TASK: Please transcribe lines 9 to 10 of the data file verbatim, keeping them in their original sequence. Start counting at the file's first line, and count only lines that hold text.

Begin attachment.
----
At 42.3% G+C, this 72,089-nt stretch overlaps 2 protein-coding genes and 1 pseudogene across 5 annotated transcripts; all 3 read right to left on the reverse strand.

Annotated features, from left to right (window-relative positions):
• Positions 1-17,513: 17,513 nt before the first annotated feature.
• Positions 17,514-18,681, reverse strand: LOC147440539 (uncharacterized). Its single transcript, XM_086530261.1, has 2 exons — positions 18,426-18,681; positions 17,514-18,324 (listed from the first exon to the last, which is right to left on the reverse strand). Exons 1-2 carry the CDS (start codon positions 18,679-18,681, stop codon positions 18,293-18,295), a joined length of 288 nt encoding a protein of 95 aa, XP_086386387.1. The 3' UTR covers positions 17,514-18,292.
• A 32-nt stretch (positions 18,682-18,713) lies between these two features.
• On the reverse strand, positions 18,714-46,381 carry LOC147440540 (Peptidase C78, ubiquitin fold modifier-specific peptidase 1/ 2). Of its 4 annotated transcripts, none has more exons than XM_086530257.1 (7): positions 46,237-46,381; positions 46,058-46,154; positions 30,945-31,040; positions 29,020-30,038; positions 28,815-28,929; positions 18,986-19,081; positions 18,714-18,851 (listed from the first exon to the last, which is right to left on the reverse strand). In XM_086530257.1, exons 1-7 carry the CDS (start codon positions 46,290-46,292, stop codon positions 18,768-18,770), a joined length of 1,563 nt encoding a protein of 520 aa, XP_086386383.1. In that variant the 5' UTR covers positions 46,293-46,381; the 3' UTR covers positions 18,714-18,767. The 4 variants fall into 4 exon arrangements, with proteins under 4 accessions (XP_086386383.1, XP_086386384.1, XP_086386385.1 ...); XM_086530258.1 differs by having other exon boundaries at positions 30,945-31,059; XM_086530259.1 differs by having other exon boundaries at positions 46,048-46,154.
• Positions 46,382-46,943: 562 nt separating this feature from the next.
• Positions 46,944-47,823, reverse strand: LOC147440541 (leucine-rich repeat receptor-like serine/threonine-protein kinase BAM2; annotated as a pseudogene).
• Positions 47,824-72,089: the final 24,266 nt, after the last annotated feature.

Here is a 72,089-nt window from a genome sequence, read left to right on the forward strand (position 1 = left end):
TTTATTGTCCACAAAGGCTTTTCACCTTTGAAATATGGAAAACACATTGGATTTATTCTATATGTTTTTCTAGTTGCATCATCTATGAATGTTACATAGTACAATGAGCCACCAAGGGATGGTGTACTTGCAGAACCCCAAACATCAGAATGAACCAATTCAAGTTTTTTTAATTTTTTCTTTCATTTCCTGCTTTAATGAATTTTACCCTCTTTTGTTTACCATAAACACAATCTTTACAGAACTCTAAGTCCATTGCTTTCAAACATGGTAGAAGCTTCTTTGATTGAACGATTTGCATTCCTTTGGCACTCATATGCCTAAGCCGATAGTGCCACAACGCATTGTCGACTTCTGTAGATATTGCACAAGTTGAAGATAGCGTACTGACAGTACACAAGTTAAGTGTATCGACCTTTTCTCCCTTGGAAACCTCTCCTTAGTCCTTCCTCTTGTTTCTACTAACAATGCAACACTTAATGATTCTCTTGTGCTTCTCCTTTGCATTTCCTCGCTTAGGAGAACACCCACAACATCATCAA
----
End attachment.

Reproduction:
• Positions 47,824-72,089: the final 24,266 nt, after the last annotated feature.

Here is a 72,089-nt window from a genome sequence, read left to right on the forward strand (position 1 = left end):